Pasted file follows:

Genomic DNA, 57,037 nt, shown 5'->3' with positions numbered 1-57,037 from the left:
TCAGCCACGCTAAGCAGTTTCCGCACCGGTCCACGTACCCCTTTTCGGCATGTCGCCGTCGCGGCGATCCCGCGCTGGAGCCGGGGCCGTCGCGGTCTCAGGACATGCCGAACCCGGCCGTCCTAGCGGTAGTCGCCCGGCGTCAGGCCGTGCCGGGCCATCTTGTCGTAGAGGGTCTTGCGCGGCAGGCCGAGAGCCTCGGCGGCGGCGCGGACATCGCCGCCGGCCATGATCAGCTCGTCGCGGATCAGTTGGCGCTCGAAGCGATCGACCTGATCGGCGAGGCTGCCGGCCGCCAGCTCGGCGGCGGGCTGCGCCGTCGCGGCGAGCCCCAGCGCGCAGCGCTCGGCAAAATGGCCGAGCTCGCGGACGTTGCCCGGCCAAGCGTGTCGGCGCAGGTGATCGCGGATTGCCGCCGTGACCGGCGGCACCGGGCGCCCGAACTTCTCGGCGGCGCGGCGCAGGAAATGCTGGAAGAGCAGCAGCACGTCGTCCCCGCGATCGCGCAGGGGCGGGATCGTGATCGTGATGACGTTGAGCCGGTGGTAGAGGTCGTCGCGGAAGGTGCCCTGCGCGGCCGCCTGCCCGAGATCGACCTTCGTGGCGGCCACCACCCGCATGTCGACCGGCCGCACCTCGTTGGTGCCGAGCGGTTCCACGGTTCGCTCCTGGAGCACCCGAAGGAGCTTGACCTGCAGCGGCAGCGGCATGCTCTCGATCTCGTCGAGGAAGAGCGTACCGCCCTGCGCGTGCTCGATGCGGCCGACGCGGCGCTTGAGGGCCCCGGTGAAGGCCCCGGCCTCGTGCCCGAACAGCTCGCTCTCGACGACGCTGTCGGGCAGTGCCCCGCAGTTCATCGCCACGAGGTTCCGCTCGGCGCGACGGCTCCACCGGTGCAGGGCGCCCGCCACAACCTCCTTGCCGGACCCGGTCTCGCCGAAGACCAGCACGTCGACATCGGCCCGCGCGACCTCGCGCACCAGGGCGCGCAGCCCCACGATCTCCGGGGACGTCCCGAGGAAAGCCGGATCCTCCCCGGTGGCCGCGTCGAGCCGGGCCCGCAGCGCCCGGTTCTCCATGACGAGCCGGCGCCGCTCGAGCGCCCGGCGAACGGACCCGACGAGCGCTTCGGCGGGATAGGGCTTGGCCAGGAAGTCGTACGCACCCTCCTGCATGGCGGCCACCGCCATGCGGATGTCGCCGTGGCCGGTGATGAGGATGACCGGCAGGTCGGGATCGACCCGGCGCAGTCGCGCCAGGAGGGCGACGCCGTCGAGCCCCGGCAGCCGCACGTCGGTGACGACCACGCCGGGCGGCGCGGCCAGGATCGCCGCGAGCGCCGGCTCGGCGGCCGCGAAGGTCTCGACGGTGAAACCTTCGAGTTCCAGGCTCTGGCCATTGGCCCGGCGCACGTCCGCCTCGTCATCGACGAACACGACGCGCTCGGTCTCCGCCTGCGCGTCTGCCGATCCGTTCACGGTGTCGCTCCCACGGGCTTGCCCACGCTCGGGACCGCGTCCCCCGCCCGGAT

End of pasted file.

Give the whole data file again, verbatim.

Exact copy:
Genomic DNA, 57,037 nt, shown 5'->3' with positions numbered 1-57,037 from the left:
TCAGCCACGCTAAGCAGTTTCCGCACCGGTCCACGTACCCCTTTTCGGCATGTCGCCGTCGCGGCGATCCCGCGCTGGAGCCGGGGCCGTCGCGGTCTCAGGACATGCCGAACCCGGCCGTCCTAGCGGTAGTCGCCCGGCGTCAGGCCGTGCCGGGCCATCTTGTCGTAGAGGGTCTTGCGCGGCAGGCCGAGAGCCTCGGCGGCGGCGCGGACATCGCCGCCGGCCATGATCAGCTCGTCGCGGATCAGTTGGCGCTCGAAGCGATCGACCTGATCGGCGAGGCTGCCGGCCGCCAGCTCGGCGGCGGGCTGCGCCGTCGCGGCGAGCCCCAGCGCGCAGCGCTCGGCAAAATGGCCGAGCTCGCGGACGTTGCCCGGCCAAGCGTGTCGGCGCAGGTGATCGCGGATTGCCGCCGTGACCGGCGGCACCGGGCGCCCGAACTTCTCGGCGGCGCGGCGCAGGAAATGCTGGAAGAGCAGCAGCACGTCGTCCCCGCGATCGCGCAGGGGCGGGATCGTGATCGTGATGACGTTGAGCCGGTGGTAGAGGTCGTCGCGGAAGGTGCCCTGCGCGGCCGCCTGCCCGAGATCGACCTTCGTGGCGGCCACCACCCGCATGTCGACCGGCCGCACCTCGTTGGTGCCGAGCGGTTCCACGGTTCGCTCCTGGAGCACCCGAAGGAGCTTGACCTGCAGCGGCAGCGGCATGCTCTCGATCTCGTCGAGGAAGAGCGTACCGCCCTGCGCGTGCTCGATGCGGCCGACGCGGCGCTTGAGGGCCCCGGTGAAGGCCCCGGCCTCGTGCCCGAACAGCTCGCTCTCGACGACGCTGTCGGGCAGTGCCCCGCAGTTCATCGCCACGAGGTTCCGCTCGGCGCGACGGCTCCACCGGTGCAGGGCGCCCGCCACAACCTCCTTGCCGGACCCGGTCTCGCCGAAGACCAGCACGTCGACATCGGCCCGCGCGACCTCGCGCACCAGGGCGCGCAGCCCCACGATCTCCGGGGACGTCCCGAGGAAAGCCGGATCCTCCCCGGTGGCCGCGTCGAGCCGGGCCCGCAGCGCCCGGTTCTCCATGACGAGCCGGCGCCGCTCGAGCGCCCGGCGAACGGACCCGACGAGCGCTTCGGCGGGATAGGGCTTGGCCAGGAAGTCGTACGCACCCTCCTGCATGGCGGCCACCGCCATGCGGATGTCGCCGTGGCCGGTGATGAGGATGACCGGCAGGTCGGGATCGACCCGGCGCAGTCGCGCCAGGAGGGCGACGCCGTCGAGCCCCGGCAGCCGCACGTCGGTGACGACCACGCCGGGCGGCGCGGCCAGGATCGCCGCGAGCGCCGGCTCGGCGGCCGCGAAGGTCTCGACGGTGAAACCTTCGAGTTCCAGGCTCTGGCCATTGGCCCGGCGCACGTCCGCCTCGTCATCGACGAACACGACGCGCTCGGTCTCCGCCTGCGCGTCTGCCGATCCGTTCACGGTGTCGCTCCCACGGGCTTGCCCACGCTCGGGACCGCGTCCCCCGCCCGGAT